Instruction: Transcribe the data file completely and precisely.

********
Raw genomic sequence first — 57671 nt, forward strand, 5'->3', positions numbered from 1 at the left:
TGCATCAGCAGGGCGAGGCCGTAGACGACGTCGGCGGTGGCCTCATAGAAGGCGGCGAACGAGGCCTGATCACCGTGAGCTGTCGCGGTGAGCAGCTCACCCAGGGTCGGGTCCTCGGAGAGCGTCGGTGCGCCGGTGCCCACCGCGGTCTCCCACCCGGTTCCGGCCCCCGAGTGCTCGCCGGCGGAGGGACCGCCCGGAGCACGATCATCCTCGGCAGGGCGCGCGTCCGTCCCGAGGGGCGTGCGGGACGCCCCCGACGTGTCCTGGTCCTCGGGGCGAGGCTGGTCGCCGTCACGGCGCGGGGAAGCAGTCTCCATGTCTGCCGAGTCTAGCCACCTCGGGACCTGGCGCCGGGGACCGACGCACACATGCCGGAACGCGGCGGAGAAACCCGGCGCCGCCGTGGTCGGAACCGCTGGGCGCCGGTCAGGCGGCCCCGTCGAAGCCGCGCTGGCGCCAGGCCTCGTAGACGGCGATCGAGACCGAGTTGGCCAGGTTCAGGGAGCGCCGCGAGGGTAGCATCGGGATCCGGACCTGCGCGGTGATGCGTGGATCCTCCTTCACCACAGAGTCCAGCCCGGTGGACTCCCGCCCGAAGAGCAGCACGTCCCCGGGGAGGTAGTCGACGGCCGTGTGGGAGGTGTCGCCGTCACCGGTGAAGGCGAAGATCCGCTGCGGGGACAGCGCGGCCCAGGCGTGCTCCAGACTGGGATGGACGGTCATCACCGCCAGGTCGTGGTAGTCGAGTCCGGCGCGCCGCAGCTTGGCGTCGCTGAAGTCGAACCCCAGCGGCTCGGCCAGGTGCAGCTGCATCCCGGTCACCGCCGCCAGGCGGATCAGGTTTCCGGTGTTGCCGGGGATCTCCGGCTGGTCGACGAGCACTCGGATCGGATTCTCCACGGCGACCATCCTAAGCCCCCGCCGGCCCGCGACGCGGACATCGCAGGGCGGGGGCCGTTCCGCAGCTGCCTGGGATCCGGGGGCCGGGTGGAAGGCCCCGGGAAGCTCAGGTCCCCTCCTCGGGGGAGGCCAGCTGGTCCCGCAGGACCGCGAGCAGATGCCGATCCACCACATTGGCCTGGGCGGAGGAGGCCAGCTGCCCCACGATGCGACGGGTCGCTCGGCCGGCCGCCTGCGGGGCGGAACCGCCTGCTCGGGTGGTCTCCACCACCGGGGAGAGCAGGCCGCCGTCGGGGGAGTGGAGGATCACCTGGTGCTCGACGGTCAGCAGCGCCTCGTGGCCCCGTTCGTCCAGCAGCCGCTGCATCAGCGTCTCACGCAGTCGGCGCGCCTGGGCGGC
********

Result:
Raw genomic sequence first — 57671 nt, forward strand, 5'->3', positions numbered from 1 at the left:
TGCATCAGCAGGGCGAGGCCGTAGACGACGTCGGCGGTGGCCTCATAGAAGGCGGCGAACGAGGCCTGATCACCGTGAGCTGTCGCGGTGAGCAGCTCACCCAGGGTCGGGTCCTCGGAGAGCGTCGGTGCGCCGGTGCCCACCGCGGTCTCCCACCCGGTTCCGGCCCCCGAGTGCTCGCCGGCGGAGGGACCGCCCGGAGCACGATCATCCTCGGCAGGGCGCGCGTCCGTCCCGAGGGGCGTGCGGGACGCCCCCGACGTGTCCTGGTCCTCGGGGCGAGGCTGGTCGCCGTCACGGCGCGGGGAAGCAGTCTCCATGTCTGCCGAGTCTAGCCACCTCGGGACCTGGCGCCGGGGACCGACGCACACATGCCGGAACGCGGCGGAGAAACCCGGCGCCGCCGTGGTCGGAACCGCTGGGCGCCGGTCAGGCGGCCCCGTCGAAGCCGCGCTGGCGCCAGGCCTCGTAGACGGCGATCGAGACCGAGTTGGCCAGGTTCAGGGAGCGCCGCGAGGGTAGCATCGGGATCCGGACCTGCGCGGTGATGCGTGGATCCTCCTTCACCACAGAGTCCAGCCCGGTGGACTCCCGCCCGAAGAGCAGCACGTCCCCGGGGAGGTAGTCGACGGCCGTGTGGGAGGTGTCGCCGTCACCGGTGAAGGCGAAGATCCGCTGCGGGGACAGCGCGGCCCAGGCGTGCTCCAGACTGGGATGGACGGTCATCACCGCCAGGTCGTGGTAGTCGAGTCCGGCGCGCCGCAGCTTGGCGTCGCTGAAGTCGAACCCCAGCGGCTCGGCCAGGTGCAGCTGCATCCCGGTCACCGCCGCCAGGCGGATCAGGTTTCCGGTGTTGCCGGGGATCTCCGGCTGGTCGACGAGCACTCGGATCGGATTCTCCACGGCGACCATCCTAAGCCCCCGCCGGCCCGCGACGCGGACATCGCAGGGCGGGGGCCGTTCCGCAGCTGCCTGGGATCCGGGGGCCGGGTGGAAGGCCCCGGGAAGCTCAGGTCCCCTCCTCGGGGGAGGCCAGCTGGTCCCGCAGGACCGCGAGCAGATGCCGATCCACCACATTGGCCTGGGCGGAGGAGGCCAGCTGCCCCACGATGCGACGGGTCGCTCGGCCGGCCGCCTGCGGGGCGGAACCGCCTGCTCGGGTGGTCTCCACCACCGGGGAGAGCAGGCCGCCGTCGGGGGAGTGGAGGATCACCTGGTGCTCGACGGTCAGCAGCGCCTCGTGGCCCCGTTCGTCCAGCAGCCGCTGCATCAGCGTCTCACGCAGTCGGCGCGCCTGGGCGGC